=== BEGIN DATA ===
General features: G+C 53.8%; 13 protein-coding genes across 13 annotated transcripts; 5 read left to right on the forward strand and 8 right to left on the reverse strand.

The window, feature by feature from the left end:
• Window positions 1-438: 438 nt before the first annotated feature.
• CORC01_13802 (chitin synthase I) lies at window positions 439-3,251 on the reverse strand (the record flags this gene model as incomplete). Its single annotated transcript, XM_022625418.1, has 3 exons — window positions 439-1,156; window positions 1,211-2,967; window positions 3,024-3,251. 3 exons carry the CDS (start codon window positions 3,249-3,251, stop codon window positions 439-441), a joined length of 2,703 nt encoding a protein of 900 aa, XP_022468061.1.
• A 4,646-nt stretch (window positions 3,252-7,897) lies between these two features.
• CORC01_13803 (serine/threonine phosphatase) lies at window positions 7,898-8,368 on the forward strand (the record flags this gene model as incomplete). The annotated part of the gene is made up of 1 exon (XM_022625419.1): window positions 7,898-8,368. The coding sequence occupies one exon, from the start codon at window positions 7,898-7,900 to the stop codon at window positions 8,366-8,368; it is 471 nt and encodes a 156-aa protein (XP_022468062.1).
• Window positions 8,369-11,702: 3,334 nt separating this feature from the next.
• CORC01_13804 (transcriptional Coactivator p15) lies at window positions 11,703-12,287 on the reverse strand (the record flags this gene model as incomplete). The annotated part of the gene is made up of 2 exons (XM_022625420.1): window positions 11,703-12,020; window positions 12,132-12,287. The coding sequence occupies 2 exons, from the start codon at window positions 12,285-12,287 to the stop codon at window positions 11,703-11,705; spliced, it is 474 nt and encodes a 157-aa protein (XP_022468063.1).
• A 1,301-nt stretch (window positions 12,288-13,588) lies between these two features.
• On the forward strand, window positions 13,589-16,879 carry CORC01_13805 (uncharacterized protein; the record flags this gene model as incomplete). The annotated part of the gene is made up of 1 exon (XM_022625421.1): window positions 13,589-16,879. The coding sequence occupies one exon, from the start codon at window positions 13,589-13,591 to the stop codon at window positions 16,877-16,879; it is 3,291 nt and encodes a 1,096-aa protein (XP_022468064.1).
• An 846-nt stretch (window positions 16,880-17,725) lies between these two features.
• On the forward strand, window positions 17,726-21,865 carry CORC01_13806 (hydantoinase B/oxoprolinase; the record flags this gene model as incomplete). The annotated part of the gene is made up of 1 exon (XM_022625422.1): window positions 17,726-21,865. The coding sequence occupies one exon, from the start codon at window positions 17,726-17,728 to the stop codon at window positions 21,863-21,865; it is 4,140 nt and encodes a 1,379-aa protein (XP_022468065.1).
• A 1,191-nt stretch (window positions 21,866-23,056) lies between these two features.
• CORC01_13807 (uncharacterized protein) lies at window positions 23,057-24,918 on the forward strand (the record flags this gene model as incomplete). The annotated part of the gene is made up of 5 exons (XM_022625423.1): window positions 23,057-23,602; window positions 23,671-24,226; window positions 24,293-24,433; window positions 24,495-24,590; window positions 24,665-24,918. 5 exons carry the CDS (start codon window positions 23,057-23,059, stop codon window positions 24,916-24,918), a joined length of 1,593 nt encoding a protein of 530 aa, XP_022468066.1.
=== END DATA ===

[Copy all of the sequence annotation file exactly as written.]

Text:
General features: G+C 53.8%; 13 protein-coding genes across 13 annotated transcripts; 5 read left to right on the forward strand and 8 right to left on the reverse strand.

The window, feature by feature from the left end:
• Window positions 1-438: 438 nt before the first annotated feature.
• CORC01_13802 (chitin synthase I) lies at window positions 439-3,251 on the reverse strand (the record flags this gene model as incomplete). Its single annotated transcript, XM_022625418.1, has 3 exons — window positions 439-1,156; window positions 1,211-2,967; window positions 3,024-3,251. 3 exons carry the CDS (start codon window positions 3,249-3,251, stop codon window positions 439-441), a joined length of 2,703 nt encoding a protein of 900 aa, XP_022468061.1.
• A 4,646-nt stretch (window positions 3,252-7,897) lies between these two features.
• CORC01_13803 (serine/threonine phosphatase) lies at window positions 7,898-8,368 on the forward strand (the record flags this gene model as incomplete). The annotated part of the gene is made up of 1 exon (XM_022625419.1): window positions 7,898-8,368. The coding sequence occupies one exon, from the start codon at window positions 7,898-7,900 to the stop codon at window positions 8,366-8,368; it is 471 nt and encodes a 156-aa protein (XP_022468062.1).
• Window positions 8,369-11,702: 3,334 nt separating this feature from the next.
• CORC01_13804 (transcriptional Coactivator p15) lies at window positions 11,703-12,287 on the reverse strand (the record flags this gene model as incomplete). The annotated part of the gene is made up of 2 exons (XM_022625420.1): window positions 11,703-12,020; window positions 12,132-12,287. The coding sequence occupies 2 exons, from the start codon at window positions 12,285-12,287 to the stop codon at window positions 11,703-11,705; spliced, it is 474 nt and encodes a 157-aa protein (XP_022468063.1).
• A 1,301-nt stretch (window positions 12,288-13,588) lies between these two features.
• On the forward strand, window positions 13,589-16,879 carry CORC01_13805 (uncharacterized protein; the record flags this gene model as incomplete). The annotated part of the gene is made up of 1 exon (XM_022625421.1): window positions 13,589-16,879. The coding sequence occupies one exon, from the start codon at window positions 13,589-13,591 to the stop codon at window positions 16,877-16,879; it is 3,291 nt and encodes a 1,096-aa protein (XP_022468064.1).
• An 846-nt stretch (window positions 16,880-17,725) lies between these two features.
• On the forward strand, window positions 17,726-21,865 carry CORC01_13806 (hydantoinase B/oxoprolinase; the record flags this gene model as incomplete). The annotated part of the gene is made up of 1 exon (XM_022625422.1): window positions 17,726-21,865. The coding sequence occupies one exon, from the start codon at window positions 17,726-17,728 to the stop codon at window positions 21,863-21,865; it is 4,140 nt and encodes a 1,379-aa protein (XP_022468065.1).
• A 1,191-nt stretch (window positions 21,866-23,056) lies between these two features.
• CORC01_13807 (uncharacterized protein) lies at window positions 23,057-24,918 on the forward strand (the record flags this gene model as incomplete). The annotated part of the gene is made up of 5 exons (XM_022625423.1): window positions 23,057-23,602; window positions 23,671-24,226; window positions 24,293-24,433; window positions 24,495-24,590; window positions 24,665-24,918. 5 exons carry the CDS (start codon window positions 23,057-23,059, stop codon window positions 24,916-24,918), a joined length of 1,593 nt encoding a protein of 530 aa, XP_022468066.1.